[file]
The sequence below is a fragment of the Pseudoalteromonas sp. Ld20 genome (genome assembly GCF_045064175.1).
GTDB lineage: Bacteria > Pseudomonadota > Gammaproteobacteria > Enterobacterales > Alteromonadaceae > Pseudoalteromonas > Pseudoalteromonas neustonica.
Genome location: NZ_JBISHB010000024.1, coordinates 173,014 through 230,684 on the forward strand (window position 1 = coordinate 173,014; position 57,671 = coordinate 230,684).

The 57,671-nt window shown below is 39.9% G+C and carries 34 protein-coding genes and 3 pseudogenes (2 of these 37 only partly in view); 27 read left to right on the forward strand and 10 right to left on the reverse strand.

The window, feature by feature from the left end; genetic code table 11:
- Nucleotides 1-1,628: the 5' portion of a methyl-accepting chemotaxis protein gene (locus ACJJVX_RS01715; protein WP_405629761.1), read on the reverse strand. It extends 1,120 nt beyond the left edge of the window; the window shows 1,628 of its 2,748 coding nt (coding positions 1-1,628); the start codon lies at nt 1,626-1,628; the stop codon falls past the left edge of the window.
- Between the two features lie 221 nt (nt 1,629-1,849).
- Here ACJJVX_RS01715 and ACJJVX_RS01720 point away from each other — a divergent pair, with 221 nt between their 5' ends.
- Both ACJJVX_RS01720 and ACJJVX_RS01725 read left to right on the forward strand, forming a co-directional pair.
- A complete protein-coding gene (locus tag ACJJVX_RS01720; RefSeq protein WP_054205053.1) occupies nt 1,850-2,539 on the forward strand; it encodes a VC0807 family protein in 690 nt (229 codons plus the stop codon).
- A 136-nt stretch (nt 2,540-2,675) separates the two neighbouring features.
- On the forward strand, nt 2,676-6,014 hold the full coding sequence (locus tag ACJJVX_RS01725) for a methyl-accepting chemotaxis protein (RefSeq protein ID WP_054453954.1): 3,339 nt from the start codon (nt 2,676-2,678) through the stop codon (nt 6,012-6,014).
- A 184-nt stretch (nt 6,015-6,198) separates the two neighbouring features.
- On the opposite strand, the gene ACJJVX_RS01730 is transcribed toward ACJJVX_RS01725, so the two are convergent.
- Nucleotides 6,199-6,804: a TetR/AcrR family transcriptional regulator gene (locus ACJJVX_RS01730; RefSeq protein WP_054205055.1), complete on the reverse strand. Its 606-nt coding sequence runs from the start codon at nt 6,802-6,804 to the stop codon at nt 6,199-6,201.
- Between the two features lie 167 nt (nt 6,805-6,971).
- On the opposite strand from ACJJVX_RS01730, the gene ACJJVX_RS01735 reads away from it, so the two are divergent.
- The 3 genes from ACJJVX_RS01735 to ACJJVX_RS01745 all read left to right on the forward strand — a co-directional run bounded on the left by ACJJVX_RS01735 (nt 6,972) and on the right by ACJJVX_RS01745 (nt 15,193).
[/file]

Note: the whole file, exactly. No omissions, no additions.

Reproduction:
The sequence below is a fragment of the Pseudoalteromonas sp. Ld20 genome (genome assembly GCF_045064175.1).
GTDB lineage: Bacteria > Pseudomonadota > Gammaproteobacteria > Enterobacterales > Alteromonadaceae > Pseudoalteromonas > Pseudoalteromonas neustonica.
Genome location: NZ_JBISHB010000024.1, coordinates 173,014 through 230,684 on the forward strand (window position 1 = coordinate 173,014; position 57,671 = coordinate 230,684).

The 57,671-nt window shown below is 39.9% G+C and carries 34 protein-coding genes and 3 pseudogenes (2 of these 37 only partly in view); 27 read left to right on the forward strand and 10 right to left on the reverse strand.

The window, feature by feature from the left end; genetic code table 11:
- Nucleotides 1-1,628: the 5' portion of a methyl-accepting chemotaxis protein gene (locus ACJJVX_RS01715; protein WP_405629761.1), read on the reverse strand. It extends 1,120 nt beyond the left edge of the window; the window shows 1,628 of its 2,748 coding nt (coding positions 1-1,628); the start codon lies at nt 1,626-1,628; the stop codon falls past the left edge of the window.
- Between the two features lie 221 nt (nt 1,629-1,849).
- Here ACJJVX_RS01715 and ACJJVX_RS01720 point away from each other — a divergent pair, with 221 nt between their 5' ends.
- Both ACJJVX_RS01720 and ACJJVX_RS01725 read left to right on the forward strand, forming a co-directional pair.
- A complete protein-coding gene (locus tag ACJJVX_RS01720; RefSeq protein WP_054205053.1) occupies nt 1,850-2,539 on the forward strand; it encodes a VC0807 family protein in 690 nt (229 codons plus the stop codon).
- A 136-nt stretch (nt 2,540-2,675) separates the two neighbouring features.
- On the forward strand, nt 2,676-6,014 hold the full coding sequence (locus tag ACJJVX_RS01725) for a methyl-accepting chemotaxis protein (RefSeq protein ID WP_054453954.1): 3,339 nt from the start codon (nt 2,676-2,678) through the stop codon (nt 6,012-6,014).
- A 184-nt stretch (nt 6,015-6,198) separates the two neighbouring features.
- On the opposite strand, the gene ACJJVX_RS01730 is transcribed toward ACJJVX_RS01725, so the two are convergent.
- Nucleotides 6,199-6,804: a TetR/AcrR family transcriptional regulator gene (locus ACJJVX_RS01730; RefSeq protein WP_054205055.1), complete on the reverse strand. Its 606-nt coding sequence runs from the start codon at nt 6,802-6,804 to the stop codon at nt 6,199-6,201.
- Between the two features lie 167 nt (nt 6,805-6,971).
- On the opposite strand from ACJJVX_RS01730, the gene ACJJVX_RS01735 reads away from it, so the two are divergent.
- The 3 genes from ACJJVX_RS01735 to ACJJVX_RS01745 all read left to right on the forward strand — a co-directional run bounded on the left by ACJJVX_RS01735 (nt 6,972) and on the right by ACJJVX_RS01745 (nt 15,193).